Sokendai Review of Cultural and Social Studies


Medieval Salt-making Villages on
Ibaraki Prefecture’s Pacific Coast


Department of Japanese History,
School of Cultural and Social Studies,
SOKENDAI (The Graduate University for Advanced Studies)

Key words:

coastal village, salt production, settlement, multiple means of subsistence, grave

This paper considers from an archaeological point of view the medieval coastal villages close to the Pacific coast of Ibaraki Prefecture that produced salt as their main means of subsistence. In all likelihood, medieval Japanese coastal villages varied widely depending on their geographical location and the available resources. This paper presents an analysis of three archaeological sites—Muramatsushirane, Sawada and Nagasunanagisa—located on sand dunes on what is now the central coast of Ibaraki Prefecture.

As the salt-producing facilities at Muramatsushirane were distributed near the coast, it seems the tasks making up the salt-production process were conducted on the salt terraces themselves. At the settlements of the Muramatsushirane site, buildings were distributed inland of the salt-producing area. From the fragments of the clay saltpans used for boiling down seawater in the furnace hut found in these buildings, we can deduce that the buildings were likely inhabited by those who were engaged in salt production.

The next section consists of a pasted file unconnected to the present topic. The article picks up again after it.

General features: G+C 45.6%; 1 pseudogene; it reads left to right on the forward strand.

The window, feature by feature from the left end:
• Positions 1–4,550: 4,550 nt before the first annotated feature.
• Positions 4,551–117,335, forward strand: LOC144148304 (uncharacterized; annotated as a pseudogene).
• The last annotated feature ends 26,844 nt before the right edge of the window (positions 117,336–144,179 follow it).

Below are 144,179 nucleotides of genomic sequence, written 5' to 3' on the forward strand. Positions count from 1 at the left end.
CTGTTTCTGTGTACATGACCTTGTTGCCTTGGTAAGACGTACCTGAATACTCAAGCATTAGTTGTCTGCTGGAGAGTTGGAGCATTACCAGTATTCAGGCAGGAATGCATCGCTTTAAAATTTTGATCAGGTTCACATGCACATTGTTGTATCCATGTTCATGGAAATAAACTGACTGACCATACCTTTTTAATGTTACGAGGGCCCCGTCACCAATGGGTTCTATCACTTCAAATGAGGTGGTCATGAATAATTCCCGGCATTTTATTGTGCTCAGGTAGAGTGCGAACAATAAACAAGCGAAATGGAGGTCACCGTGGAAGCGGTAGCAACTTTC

The settlement at the Muramatsushirane site lasted from the second half of the 15th century to the first half of the 17th century. At the beginning of this period, the buildings were spread out; then, from the end of 15th century to the first half of 16th century, several clusters of buildings appeared. The increase in the number of buildings implies an increasing number of salt workers, and the presence of several salt-producing groups. Throughout the entire settlement period, each Muramatsushirane house consisted of either a single building or one larger and one smaller building, both of which are thought to constitute a single household.

Also through all periods of the Muramatsushirane site, salt-making facilities were positioned in the same place near the shore, presumably to allow easy access to the seawater.

Graves for settlement inhabitants were found on the site. The lack of any great differences among the objects buried along with the bodies suggests the existence of a relatively egalitarian social system within each village.

At the Sawada and Nagasunanagisa sites, salt-producing facilities and grave pits were found, although settlements were not. As with Muramatsushirane, these sites can be classified as coastal villages that produced salt as their main form of subsistence, although it should be stated that daily life also involved fishery, agriculture, metalwork, and the making of tools out of bone and antlers. Indeed, as a coastal village could not be maintained through just one means of production alone, this reliance on multiple means of subsistence could be seen as an important characteristic of these villages. Thus the villages dealt with in this paper can be categorized as a type of medieval coastal village that produced salt as the primary, but not exclusive, means of subsistence.